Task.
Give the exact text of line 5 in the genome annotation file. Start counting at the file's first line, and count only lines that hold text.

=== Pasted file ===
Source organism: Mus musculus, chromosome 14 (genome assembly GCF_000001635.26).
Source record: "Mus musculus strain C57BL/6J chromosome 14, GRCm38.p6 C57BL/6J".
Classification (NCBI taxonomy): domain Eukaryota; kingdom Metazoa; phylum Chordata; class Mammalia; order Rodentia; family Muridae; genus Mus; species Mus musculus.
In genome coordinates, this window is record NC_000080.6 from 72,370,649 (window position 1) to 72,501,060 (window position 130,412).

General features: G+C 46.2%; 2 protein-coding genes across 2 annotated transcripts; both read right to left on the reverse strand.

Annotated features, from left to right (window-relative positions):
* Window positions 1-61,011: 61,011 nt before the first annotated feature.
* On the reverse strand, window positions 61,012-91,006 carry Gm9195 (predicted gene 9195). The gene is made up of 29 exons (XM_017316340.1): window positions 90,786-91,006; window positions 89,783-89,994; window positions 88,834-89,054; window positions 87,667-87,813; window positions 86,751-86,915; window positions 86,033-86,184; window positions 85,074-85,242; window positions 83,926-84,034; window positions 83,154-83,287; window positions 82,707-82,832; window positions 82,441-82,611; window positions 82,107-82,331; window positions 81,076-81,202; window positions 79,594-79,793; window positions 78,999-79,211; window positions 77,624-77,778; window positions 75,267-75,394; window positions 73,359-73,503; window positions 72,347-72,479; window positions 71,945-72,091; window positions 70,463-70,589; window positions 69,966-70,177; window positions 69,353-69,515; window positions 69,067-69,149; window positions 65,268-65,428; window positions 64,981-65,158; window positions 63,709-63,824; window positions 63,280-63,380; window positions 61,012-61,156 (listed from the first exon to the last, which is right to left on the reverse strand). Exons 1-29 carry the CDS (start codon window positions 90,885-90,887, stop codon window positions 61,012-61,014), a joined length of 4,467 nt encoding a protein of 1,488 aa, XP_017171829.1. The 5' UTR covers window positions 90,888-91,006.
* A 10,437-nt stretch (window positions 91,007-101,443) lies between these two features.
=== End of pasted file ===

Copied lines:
General features: G+C 46.2%; 2 protein-coding genes across 2 annotated transcripts; both read right to left on the reverse strand.